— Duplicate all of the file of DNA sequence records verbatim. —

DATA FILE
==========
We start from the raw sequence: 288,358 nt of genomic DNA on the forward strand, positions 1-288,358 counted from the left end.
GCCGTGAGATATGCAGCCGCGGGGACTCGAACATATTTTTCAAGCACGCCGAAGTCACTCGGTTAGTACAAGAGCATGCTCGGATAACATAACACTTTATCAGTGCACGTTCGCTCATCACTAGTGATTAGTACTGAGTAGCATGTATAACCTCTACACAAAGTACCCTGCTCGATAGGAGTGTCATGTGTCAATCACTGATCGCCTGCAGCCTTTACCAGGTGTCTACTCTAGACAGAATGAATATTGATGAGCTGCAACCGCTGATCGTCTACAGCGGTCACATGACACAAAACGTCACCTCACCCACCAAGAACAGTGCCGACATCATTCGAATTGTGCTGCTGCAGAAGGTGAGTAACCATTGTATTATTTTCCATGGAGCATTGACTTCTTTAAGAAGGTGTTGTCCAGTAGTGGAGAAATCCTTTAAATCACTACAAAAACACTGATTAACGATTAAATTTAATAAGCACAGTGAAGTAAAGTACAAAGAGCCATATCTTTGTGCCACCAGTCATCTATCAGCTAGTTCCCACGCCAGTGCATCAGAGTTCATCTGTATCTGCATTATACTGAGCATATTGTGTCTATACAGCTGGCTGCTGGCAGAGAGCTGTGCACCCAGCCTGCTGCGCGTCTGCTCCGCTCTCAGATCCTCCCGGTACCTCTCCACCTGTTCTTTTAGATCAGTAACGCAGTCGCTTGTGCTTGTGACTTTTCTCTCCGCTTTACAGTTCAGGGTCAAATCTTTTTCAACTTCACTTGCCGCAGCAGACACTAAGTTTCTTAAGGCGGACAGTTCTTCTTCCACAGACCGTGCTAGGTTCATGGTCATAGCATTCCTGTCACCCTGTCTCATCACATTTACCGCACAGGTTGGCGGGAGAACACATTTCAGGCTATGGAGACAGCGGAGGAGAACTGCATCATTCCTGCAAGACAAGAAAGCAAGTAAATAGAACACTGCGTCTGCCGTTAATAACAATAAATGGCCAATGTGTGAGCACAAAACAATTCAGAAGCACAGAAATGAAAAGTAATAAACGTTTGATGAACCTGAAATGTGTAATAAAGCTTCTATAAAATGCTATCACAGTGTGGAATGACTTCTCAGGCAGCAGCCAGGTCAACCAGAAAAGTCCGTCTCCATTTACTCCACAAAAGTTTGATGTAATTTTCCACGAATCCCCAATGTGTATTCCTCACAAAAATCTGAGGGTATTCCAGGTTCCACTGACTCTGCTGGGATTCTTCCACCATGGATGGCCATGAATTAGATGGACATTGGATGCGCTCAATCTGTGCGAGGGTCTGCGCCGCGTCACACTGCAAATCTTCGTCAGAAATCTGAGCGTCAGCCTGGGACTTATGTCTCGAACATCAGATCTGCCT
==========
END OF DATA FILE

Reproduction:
We start from the raw sequence: 288,358 nt of genomic DNA on the forward strand, positions 1-288,358 counted from the left end.
GCCGTGAGATATGCAGCCGCGGGGACTCGAACATATTTTTCAAGCACGCCGAAGTCACTCGGTTAGTACAAGAGCATGCTCGGATAACATAACACTTTATCAGTGCACGTTCGCTCATCACTAGTGATTAGTACTGAGTAGCATGTATAACCTCTACACAAAGTACCCTGCTCGATAGGAGTGTCATGTGTCAATCACTGATCGCCTGCAGCCTTTACCAGGTGTCTACTCTAGACAGAATGAATATTGATGAGCTGCAACCGCTGATCGTCTACAGCGGTCACATGACACAAAACGTCACCTCACCCACCAAGAACAGTGCCGACATCATTCGAATTGTGCTGCTGCAGAAGGTGAGTAACCATTGTATTATTTTCCATGGAGCATTGACTTCTTTAAGAAGGTGTTGTCCAGTAGTGGAGAAATCCTTTAAATCACTACAAAAACACTGATTAACGATTAAATTTAATAAGCACAGTGAAGTAAAGTACAAAGAGCCATATCTTTGTGCCACCAGTCATCTATCAGCTAGTTCCCACGCCAGTGCATCAGAGTTCATCTGTATCTGCATTATACTGAGCATATTGTGTCTATACAGCTGGCTGCTGGCAGAGAGCTGTGCACCCAGCCTGCTGCGCGTCTGCTCCGCTCTCAGATCCTCCCGGTACCTCTCCACCTGTTCTTTTAGATCAGTAACGCAGTCGCTTGTGCTTGTGACTTTTCTCTCCGCTTTACAGTTCAGGGTCAAATCTTTTTCAACTTCACTTGCCGCAGCAGACACTAAGTTTCTTAAGGCGGACAGTTCTTCTTCCACAGACCGTGCTAGGTTCATGGTCATAGCATTCCTGTCACCCTGTCTCATCACATTTACCGCACAGGTTGGCGGGAGAACACATTTCAGGCTATGGAGACAGCGGAGGAGAACTGCATCATTCCTGCAAGACAAGAAAGCAAGTAAATAGAACACTGCGTCTGCCGTTAATAACAATAAATGGCCAATGTGTGAGCACAAAACAATTCAGAAGCACAGAAATGAAAAGTAATAAACGTTTGATGAACCTGAAATGTGTAATAAAGCTTCTATAAAATGCTATCACAGTGTGGAATGACTTCTCAGGCAGCAGCCAGGTCAACCAGAAAAGTCCGTCTCCATTTACTCCACAAAAGTTTGATGTAATTTTCCACGAATCCCCAATGTGTATTCCTCACAAAAATCTGAGGGTATTCCAGGTTCCACTGACTCTGCTGGGATTCTTCCACCATGGATGGCCATGAATTAGATGGACATTGGATGCGCTCAATCTGTGCGAGGGTCTGCGCCGCGTCACACTGCAAATCTTCGTCAGAAATCTGAGCGTCAGCCTGGGACTTATGTCTCGAACATCAGATCTGCCT